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DiTing: A Pipeline to Infer and Compare Biogeochemical Pathways from Metagenomic and Metatranscriptomic Data
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  • Chunxu Xue,
  • heyu lin,
  • Xiao-Yu Zhu,
  • Jiwen Liu,
  • Gary Rowley,
  • jonathan todd,
  • Meng Li,
  • Xiao-Hua Zhang
Chunxu Xue
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heyu lin
The University of Melbourne School of Earth Sciences
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Xiao-Yu Zhu
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Gary Rowley
University of East Anglia School of Biological Sciences
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jonathan todd
University of East Anglia School of Biological Sciences
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Meng Li
Shenzhen University
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Xiao-Hua Zhang
Ocean University of China
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Abstract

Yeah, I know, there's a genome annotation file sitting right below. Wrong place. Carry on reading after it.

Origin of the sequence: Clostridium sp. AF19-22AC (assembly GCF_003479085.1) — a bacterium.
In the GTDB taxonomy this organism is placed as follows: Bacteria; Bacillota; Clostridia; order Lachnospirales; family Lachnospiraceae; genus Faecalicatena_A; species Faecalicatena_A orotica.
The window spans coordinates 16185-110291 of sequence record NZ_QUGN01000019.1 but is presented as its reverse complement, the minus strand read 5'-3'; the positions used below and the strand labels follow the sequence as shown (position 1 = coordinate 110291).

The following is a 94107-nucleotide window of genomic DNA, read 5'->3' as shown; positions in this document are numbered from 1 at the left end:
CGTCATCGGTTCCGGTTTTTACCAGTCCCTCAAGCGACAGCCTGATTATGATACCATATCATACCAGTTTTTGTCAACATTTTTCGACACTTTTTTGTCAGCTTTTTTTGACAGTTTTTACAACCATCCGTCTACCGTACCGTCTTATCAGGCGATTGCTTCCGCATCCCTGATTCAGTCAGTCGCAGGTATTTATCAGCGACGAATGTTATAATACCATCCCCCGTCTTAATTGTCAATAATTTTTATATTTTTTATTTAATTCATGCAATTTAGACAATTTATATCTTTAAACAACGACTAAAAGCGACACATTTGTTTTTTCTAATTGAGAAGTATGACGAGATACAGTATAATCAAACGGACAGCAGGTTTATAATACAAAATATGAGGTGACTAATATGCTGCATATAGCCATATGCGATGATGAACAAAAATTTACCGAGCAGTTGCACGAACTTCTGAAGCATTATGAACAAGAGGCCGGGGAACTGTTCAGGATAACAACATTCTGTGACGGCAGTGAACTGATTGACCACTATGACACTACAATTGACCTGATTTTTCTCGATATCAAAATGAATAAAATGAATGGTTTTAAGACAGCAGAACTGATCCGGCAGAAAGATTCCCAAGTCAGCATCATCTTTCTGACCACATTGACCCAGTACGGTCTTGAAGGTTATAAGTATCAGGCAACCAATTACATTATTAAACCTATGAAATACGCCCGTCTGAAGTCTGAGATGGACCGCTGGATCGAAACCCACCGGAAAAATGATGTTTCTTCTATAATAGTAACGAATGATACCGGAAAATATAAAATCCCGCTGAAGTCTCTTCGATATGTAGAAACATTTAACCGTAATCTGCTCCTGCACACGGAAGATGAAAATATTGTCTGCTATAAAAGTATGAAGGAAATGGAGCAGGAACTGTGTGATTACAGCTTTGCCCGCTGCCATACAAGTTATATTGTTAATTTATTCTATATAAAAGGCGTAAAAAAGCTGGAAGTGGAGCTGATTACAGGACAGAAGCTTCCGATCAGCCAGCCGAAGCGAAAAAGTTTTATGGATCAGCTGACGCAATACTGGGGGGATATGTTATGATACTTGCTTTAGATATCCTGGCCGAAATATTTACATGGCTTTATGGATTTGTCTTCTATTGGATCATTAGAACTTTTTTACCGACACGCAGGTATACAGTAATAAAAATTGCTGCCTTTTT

Metagenomics and metatranscriptomics are powerful tools to uncover key microbes and processes driving biogeochemical cycling in natural ecosystems. Currently available databases depicting metabolic functions from metagenomic/metatranscriptomic data are not dedicated to biogeochemical cycles. There are no databases encompass genes involved in the cycling of dimethylsulfoniopropionate (DMSP), an abundant organosulfur compound. Additionally, a recognized normalization mode to estimate and compare the relative abundance and environmental importance of pathways from metagenomic and metatranscriptomic data has not been available. These limitations impact the ability to accurately relate key microbial driven biogeochemical processes to differences in environmental conditions. Thus, an easy to use specialized tool that infers and visually compares the potential for biogeochemical processes, including DMSP cycling, is urgently required. To solve these issues, we developed DiTing, a tool wrapper to infer and compare biogeochemical pathways among a set of given metagenomic or metatranscriptomic reads in one step, based on the KEGG (Kyoto Encyclopedia of Genes and Genomes) and a manually created DMSP cycling gene database. Accurate and specific formulas for over 100 pathways were developed to calculate their relative abundance. Output reports detail the relative abundance of biogeochemically-relevant pathways in both text and graphical format. We applied DiTing to metagenomes from simulated data, hydrothermal vents and the Tara Ocean project. The DiTing outputs were consistent with genetic feature of genomes used in simulated benchmark data, and also demonstrated that the predicted functional profiles correlated strongly with changes in environmental conditions. DiTing can now be confidently applied to wider metagenomic and metatranscriptomic datasets.